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Five not-so-new but really important things to remember about social media

Social media can be a powerful resource to communicate with your church members as well as prospective ones. Knowing the interests and preferences of your digital audience can help you better focus your social media efforts. Photo by Nathan Dumlao courtesy of Unsplash.
Social media can be a powerful resource to communicate with your church members as well as prospective ones. Knowing the interests and preferences of your digital audience can help you better focus your social media efforts. Photo by Nathan Dumlao courtesy of Unsplash.

With the COVID-19 pandemic largely behind us, pews haven been filling up again, yet many churches are still serving digital audiences. 


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With that in mind, here are five important things to remember about social media ministry.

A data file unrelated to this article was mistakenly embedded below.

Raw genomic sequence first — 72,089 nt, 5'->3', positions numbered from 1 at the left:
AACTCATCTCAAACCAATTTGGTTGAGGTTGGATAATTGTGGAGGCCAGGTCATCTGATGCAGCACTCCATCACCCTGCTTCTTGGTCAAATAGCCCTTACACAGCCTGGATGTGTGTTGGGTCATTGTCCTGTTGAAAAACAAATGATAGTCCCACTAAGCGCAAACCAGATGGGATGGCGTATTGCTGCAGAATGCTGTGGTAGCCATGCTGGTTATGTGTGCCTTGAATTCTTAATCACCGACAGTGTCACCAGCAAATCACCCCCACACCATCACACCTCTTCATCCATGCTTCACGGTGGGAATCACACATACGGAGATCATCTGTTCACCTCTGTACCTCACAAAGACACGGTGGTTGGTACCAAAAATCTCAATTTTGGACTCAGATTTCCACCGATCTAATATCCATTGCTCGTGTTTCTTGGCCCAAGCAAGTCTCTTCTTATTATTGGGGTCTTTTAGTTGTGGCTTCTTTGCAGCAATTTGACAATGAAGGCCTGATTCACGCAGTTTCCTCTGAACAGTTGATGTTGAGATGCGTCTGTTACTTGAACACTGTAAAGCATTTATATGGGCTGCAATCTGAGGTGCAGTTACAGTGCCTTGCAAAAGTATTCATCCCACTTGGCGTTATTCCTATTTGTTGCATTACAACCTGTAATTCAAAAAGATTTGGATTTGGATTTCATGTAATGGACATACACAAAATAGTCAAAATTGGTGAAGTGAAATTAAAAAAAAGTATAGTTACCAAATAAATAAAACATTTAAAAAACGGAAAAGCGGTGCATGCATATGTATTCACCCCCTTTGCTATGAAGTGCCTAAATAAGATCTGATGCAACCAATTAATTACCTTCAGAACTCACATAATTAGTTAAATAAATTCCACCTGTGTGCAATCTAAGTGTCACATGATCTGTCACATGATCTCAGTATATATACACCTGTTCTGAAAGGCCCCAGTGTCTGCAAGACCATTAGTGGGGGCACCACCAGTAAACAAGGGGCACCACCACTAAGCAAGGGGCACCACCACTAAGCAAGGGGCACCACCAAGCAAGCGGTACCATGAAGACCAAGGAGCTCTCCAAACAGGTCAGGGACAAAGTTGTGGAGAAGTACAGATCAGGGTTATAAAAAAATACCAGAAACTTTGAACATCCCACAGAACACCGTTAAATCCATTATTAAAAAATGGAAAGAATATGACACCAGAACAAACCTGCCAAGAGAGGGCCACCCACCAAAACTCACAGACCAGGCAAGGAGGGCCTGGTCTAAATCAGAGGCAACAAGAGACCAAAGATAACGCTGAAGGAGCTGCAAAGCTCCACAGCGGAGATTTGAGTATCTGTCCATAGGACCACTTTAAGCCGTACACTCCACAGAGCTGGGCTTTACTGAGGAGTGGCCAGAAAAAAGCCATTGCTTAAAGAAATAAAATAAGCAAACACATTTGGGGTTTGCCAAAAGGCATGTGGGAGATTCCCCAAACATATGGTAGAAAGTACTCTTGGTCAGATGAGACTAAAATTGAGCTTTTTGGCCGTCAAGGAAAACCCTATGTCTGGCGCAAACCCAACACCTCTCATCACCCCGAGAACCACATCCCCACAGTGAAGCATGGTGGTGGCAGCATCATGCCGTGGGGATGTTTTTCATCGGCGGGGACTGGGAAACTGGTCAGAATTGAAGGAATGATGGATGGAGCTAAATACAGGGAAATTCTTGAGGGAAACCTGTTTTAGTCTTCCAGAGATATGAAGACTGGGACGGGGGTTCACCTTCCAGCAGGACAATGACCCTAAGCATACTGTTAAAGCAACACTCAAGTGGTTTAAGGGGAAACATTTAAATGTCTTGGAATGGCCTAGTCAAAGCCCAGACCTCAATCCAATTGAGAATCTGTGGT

It’s OK to be selective

With more than 4 billion social media users worldwide, churches should not ignore social media platforms. However, if you are feeling overwhelmed, it’s OK to be selective. 

Every church has unique demographics. Consider your congregation and the audience you are trying to attract. Target the social media outlet that appeals most to your groups. 

For example, Business Insider reported that Facebook is still the most used platform of all adults. Gen Xers also like Instagram while boomers enjoy Pinterest. Snapchat is most popular among teens.

Social media preferences may also vary by race and ethnicity. Instead of diluting your efforts by maintaining multiple accounts, do some research and target your message to one or two primary audiences.

Consistency tops frequency

Crowded social media platforms actually increase the likelihood that your message will not be seen. There are so many messages bombarding users that it can be hard to stand out. In addition, complicated and ever-changing algorithms dictate how many people see your posts.